# Diffusion and Osmosis

Diffusion

Diffusion is the movement of water from an area of higher concentration to an area of lower concentration down a concentration gradient.

Diffusion shows that a system tends to move from a state of order to a state of disorder if left alone. Because of the random motion of molecules in a liquid or gas (Brownian Motion), a concentrated solution in a liquid or scent in the air will spread out to fill the entire container or room.

Diffusion can be demonstrated experimentally by many different methods. In this post we will examine diffusion in a liquid. You will need a clear container filled filled with water, food colouring and a timer. The darker the colour the better.

To start, using a dropper or any other suitable method, place a drop of food colouring in the liquid. Start the timer and note the time it takes for the drop to spread to the other side of the container.

After you have made note, repeat the experiment with the water after it has been warmed.

What you should notice, is that when the water is warm, diffusion should occur faster. This is as a result of the particles of water moving faster thereby moving the molecules of food colouring faster.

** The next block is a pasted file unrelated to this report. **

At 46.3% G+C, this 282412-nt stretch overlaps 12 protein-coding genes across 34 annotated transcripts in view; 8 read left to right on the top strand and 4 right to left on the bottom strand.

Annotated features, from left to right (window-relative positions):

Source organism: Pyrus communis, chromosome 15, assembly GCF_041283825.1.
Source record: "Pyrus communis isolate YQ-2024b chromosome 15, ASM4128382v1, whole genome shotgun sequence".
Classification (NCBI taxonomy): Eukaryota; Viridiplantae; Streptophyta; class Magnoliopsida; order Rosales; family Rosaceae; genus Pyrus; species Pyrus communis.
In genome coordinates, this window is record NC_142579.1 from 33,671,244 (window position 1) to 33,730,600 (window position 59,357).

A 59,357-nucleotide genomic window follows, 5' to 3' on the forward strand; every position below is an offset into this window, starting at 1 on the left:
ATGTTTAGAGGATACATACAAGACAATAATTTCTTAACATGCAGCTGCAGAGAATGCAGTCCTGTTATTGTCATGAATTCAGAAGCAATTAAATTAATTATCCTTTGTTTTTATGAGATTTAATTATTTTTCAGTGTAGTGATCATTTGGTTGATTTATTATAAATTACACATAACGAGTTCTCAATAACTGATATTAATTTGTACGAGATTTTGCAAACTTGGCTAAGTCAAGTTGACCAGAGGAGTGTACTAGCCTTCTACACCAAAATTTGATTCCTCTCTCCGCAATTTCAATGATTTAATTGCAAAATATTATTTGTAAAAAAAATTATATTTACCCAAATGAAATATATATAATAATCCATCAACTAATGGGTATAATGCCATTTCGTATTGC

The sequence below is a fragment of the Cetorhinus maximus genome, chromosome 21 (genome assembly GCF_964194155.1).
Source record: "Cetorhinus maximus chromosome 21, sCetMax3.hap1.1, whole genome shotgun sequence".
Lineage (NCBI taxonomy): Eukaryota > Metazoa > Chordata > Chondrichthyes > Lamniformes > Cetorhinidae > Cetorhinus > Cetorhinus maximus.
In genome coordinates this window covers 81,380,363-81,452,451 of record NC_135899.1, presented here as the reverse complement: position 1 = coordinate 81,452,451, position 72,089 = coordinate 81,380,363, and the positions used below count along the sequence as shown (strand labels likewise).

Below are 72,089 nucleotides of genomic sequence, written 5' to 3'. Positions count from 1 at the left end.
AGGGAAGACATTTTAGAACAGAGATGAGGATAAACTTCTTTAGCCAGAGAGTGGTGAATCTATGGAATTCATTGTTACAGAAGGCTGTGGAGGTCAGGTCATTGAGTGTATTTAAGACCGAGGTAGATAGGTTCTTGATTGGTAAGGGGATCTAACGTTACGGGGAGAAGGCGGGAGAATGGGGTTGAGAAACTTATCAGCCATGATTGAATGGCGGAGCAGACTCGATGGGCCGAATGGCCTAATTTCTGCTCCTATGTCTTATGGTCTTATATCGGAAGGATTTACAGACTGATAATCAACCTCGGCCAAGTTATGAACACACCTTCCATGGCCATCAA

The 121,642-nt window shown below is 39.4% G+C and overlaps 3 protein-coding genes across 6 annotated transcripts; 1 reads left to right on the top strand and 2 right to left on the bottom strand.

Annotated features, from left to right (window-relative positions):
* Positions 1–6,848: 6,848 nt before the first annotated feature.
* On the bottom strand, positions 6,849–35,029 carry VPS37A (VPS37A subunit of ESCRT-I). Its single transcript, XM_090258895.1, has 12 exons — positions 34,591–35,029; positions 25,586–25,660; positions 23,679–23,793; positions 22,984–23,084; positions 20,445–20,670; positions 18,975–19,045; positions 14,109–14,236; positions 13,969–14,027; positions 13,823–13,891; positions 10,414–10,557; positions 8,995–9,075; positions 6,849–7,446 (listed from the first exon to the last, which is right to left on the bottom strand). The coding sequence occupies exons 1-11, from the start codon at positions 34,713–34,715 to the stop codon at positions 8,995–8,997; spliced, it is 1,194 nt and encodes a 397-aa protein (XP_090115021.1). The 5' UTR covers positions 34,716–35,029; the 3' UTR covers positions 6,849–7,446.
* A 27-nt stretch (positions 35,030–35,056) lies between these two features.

Diffusion in the air will happen in a similar manner. A perfume may be used as the scented object. The warmer the air the faster the scent will spread throughout the room, the colder the air the the slower it will spread.

Osmosis

Osmosis is the movement of water from a an area of lower concentration of solute to a higher concentration of solute across a semi-permeable membrane.

This process can be demonstrated experimentally with the use of a potato, salt and water. This can be done at home. You will need: two plates (ensure that the edges of the plate are elevated to prevent water overflow), one raw potato, a knife, a tablespoon, salt and water.

Lay out the plates and fill them both with the same amount of water. Measure a tablespoon of salt and sprinkle it into one of the dishes. Ensure that you label the dishes correctly so you know which has salt and which doesn’t.

Slice the potato in half and place both halves face down in either dish. Allow about three to four hours for the potatoes to soak in their respective dishes.

After some time, you should notice that the potato which was soaking in the water has now become more dense, and it may or may not become whiter. This is because the potatoes have absorbed the water. The potatoes which were soaking in the salt solution should be shriveled and much softer in comparison to the potato that was soaking in the water. This is because osmosis occurred via the water leaving the cells in the potato. The water in which the potato was soaking had a higher solute concentration than what was in the potato. So water moved to where the solute concentration was highest across the semi-permeable membrane of the potato (the cell wall) from where the solute concentration was the lowest.

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